Thursday March 25, 2021 12:45pm – 1:00pm
Panel 1: Regional Formations and the Nation
Thursday March 25, 2021 1:00pm – 2:15pm
Omar Al-Ghazzi: The Temporal Middle East
Narges Bajoghli: The Production of Iran as a Regional Power
Adel Iskandar: Neoliberal Authoritarianism: The Prevailing Condition of Middle Eastern Media
Moderator: Will Youmans
Panel 2: State Policy, Industries and Media Landscapes
Thursday March 25, 2021 2:30pm – 3:45pm
Nihat Celik: The Establishment of AKP Monopoly over the Media in Turkey
Kay Dickinson: Supply Chain Cinema: Producing Workers for Transnational Media Production
Ziad Fahmy: Early Egyptian Radio: From Commercial Stations to State Monopoly, 1928-1934
Moderator: Hatim el-Hibri
Omar Al-Ghazzi is Assistant Professor in the Department of Media and Communications at LSE. His research expertise is in the reporting and representation of conflict, digital journalism and the politics of time and memory— with a focus on the Middle East and North Africa. Dr Al-Ghazzi completed his PhD at the Annenberg School for Communication, the University of Pennsylvania. He holds MAs in Communication from the University of Pennsylvania and American University and a BA in Communication Arts from the Lebanese American University. His research has appeared in the field of communication’s top journals including Communication Theory, Journalism and the International Journal of Communication.
Narges Bajoghli is Assistant Professor of Middle East Studies at the School of Advanced International Studies (SAIS), Johns Hopkins University. She is an award-winning anthropologist, filmmaker, and writer. Professor Bajoghli’s academic research is at the intersections of media and power. Her first project focused on regime cultural producers in Iran, and was based on ethnographic research with Basij, Ansar-e Hezbollah, and Revolutionary Guard media producers. The resulting book, "Iran Reframed: Anxieties of Power in the Islamic Republic" (Stanford University Press 2019) was awarded the 2020 Margaret Mead Award from the American Anthropological Association and the Society for Applied Anthropology.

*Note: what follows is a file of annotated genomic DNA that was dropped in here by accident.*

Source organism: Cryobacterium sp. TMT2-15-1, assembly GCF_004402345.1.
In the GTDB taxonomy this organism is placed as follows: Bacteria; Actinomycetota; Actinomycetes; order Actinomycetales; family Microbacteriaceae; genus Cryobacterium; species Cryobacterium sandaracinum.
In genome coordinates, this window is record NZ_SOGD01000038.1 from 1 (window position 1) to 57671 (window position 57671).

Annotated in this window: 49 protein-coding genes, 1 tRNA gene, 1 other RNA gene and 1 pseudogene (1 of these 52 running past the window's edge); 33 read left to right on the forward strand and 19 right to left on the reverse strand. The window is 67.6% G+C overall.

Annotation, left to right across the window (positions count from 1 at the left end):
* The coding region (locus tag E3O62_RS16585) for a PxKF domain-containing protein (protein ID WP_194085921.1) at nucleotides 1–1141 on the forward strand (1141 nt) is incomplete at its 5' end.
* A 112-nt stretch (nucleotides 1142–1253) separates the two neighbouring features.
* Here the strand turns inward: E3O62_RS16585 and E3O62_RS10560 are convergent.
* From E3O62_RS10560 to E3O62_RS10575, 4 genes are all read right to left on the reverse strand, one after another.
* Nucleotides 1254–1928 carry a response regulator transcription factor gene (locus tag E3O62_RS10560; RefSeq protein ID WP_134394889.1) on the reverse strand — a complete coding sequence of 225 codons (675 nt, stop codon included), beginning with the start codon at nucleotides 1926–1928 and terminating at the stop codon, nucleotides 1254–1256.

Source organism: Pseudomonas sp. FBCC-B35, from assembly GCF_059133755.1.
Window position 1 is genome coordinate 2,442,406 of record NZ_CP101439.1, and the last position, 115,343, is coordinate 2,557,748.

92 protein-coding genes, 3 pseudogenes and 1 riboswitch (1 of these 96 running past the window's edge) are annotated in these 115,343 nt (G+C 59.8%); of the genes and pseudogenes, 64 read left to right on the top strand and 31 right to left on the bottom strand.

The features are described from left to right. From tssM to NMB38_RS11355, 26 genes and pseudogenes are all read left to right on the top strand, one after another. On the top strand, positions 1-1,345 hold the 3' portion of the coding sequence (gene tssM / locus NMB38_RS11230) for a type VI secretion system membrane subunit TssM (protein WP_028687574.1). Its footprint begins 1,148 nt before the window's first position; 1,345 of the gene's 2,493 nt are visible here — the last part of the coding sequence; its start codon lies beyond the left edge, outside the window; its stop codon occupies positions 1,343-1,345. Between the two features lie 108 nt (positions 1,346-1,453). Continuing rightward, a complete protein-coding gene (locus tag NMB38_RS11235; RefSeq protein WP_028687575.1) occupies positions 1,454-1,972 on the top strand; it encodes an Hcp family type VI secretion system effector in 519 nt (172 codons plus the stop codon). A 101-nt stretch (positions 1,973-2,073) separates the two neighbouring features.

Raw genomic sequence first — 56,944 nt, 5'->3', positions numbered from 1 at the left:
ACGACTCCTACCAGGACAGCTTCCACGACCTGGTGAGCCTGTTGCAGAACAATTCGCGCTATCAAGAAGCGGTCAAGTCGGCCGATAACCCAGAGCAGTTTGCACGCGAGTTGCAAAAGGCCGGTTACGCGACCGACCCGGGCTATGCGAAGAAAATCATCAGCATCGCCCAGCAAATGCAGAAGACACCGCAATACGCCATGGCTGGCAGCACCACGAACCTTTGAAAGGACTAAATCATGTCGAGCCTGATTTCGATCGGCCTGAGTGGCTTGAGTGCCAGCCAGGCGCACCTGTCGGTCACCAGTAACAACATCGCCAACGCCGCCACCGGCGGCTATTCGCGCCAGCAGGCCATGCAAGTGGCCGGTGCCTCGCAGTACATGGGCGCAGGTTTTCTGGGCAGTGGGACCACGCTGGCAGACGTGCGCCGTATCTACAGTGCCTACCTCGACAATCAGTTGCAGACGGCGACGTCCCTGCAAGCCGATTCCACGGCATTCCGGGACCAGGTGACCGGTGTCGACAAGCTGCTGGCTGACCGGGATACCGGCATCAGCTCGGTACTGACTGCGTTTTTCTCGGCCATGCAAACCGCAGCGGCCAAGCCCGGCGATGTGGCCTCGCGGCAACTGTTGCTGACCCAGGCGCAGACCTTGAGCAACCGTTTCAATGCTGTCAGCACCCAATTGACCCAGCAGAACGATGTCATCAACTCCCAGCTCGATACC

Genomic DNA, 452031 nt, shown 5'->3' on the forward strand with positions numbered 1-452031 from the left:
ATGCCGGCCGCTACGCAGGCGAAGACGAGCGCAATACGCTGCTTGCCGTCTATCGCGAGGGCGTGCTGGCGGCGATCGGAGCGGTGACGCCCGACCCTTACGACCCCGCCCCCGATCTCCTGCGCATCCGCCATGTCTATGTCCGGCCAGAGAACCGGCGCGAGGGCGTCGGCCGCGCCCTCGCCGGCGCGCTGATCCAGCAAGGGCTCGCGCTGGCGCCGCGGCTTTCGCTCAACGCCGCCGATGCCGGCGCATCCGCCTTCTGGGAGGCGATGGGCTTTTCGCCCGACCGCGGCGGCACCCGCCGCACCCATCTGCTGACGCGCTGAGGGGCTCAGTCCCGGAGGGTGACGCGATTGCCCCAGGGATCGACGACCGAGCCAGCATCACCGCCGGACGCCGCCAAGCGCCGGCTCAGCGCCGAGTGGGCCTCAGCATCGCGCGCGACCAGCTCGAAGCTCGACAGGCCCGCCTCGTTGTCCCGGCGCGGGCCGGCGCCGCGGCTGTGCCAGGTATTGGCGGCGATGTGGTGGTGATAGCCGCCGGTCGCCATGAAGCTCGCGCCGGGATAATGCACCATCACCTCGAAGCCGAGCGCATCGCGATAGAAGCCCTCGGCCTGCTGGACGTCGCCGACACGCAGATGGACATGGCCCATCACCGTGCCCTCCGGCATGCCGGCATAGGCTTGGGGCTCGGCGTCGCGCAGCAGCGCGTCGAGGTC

Adel Iskandar is an Assistant Professor of Global Communication at Simon Fraser University in Vancouver/Burnaby, Canada. He is the author, co-author, and editor of several works including "Egypt In Flux: Essays on an Unfinished Revolution" (AUCP/OUP); "Al-Jazeera: The Story of the Network that is Rattling Governments and Redefining Modern Journalism" (Basic Books); "Edward Said: A Legacy of Emancipation and Representation" (University of California Press); "Mediating the Arab Uprisings" (Tadween Publishing); and "Media Evolution on the Eve of the Arab Spring" (Palgrave Macmillan). Iskandar's work deals with media, identity and politics; and he has lectured extensively on these topics at universities worldwide. His forthcoming publications are two monographs, one addressing the political role of memes and digital satire and the other about contemporary forms of imperial transculturalism. Iskandar's engaged participatory research includes supporting knowledge production through scholarly digital publishing such as "Jadaliyya" and academic podcasting such as "Status." His community research agenda involves showcasing local grassroots participatory creative production by communities in the Middle East to confront the rise of extremism. Iskandar's work also involves the autobiographical documentation and self-representation of Syrian newcomer women in the Lower Mainland illustrates their ingenuity in the face adversity. Prior to his arrival at SFU, Iskandar taught at the Center for Contemporary Arab Studies and the Communication, Culture, and Technology Program at Georgetown University, in Washington, DC.